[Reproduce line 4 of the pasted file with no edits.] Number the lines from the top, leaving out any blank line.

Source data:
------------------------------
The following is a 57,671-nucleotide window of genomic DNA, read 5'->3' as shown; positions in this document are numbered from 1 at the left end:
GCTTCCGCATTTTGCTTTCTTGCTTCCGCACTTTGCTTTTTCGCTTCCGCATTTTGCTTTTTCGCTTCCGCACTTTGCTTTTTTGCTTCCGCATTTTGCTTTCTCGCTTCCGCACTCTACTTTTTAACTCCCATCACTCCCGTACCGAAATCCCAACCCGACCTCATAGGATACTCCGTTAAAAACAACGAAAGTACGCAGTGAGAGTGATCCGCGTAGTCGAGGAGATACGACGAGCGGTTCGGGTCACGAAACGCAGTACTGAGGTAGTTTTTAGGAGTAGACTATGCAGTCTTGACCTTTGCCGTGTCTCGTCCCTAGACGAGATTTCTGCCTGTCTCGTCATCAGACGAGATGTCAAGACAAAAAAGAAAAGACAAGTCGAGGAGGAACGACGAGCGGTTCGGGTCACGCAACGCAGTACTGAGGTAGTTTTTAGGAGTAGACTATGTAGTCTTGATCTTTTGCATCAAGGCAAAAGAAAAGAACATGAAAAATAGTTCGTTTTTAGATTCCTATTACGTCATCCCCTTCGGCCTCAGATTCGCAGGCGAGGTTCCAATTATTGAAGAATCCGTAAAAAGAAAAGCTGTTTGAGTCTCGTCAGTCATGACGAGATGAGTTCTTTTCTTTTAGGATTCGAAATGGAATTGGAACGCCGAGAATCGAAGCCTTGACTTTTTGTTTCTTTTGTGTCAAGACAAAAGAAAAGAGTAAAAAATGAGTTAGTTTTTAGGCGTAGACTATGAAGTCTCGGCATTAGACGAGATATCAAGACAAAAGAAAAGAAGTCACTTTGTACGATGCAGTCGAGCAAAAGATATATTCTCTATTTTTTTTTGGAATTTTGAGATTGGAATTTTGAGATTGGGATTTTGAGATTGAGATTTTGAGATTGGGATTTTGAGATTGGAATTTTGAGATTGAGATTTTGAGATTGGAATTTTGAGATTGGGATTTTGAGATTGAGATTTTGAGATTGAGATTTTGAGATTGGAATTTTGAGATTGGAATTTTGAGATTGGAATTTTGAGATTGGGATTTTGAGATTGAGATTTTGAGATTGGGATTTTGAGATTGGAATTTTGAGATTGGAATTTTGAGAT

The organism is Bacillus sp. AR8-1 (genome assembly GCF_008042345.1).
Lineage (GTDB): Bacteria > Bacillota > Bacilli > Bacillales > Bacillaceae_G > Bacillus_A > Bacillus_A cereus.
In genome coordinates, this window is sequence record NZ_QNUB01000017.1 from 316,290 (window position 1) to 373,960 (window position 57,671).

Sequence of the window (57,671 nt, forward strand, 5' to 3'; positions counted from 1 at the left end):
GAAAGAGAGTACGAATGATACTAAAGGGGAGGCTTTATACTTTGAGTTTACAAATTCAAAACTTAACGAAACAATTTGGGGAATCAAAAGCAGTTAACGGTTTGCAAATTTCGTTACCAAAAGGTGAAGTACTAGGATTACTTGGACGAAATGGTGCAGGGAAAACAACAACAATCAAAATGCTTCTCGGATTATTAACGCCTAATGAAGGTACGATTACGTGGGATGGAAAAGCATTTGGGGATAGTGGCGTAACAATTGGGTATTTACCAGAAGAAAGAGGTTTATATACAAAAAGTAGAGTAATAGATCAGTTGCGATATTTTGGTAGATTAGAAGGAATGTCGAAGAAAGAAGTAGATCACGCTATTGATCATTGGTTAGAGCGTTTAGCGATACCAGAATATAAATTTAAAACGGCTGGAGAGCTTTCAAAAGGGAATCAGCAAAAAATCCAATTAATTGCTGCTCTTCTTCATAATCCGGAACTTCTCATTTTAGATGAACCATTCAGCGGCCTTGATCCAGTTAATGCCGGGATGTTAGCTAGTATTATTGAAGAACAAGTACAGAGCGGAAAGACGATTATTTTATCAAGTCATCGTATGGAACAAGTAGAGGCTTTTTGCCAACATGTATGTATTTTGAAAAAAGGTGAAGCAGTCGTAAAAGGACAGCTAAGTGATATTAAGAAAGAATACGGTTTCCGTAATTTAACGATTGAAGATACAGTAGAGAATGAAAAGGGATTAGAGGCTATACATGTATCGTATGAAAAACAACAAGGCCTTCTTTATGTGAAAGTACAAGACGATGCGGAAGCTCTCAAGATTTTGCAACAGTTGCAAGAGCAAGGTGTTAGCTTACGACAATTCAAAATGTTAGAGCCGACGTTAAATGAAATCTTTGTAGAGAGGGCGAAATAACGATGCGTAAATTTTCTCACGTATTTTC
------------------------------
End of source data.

Lineage (GTDB): Bacteria > Bacillota > Bacilli > Bacillales > Bacillaceae_G > Bacillus_A > Bacillus_A cereus.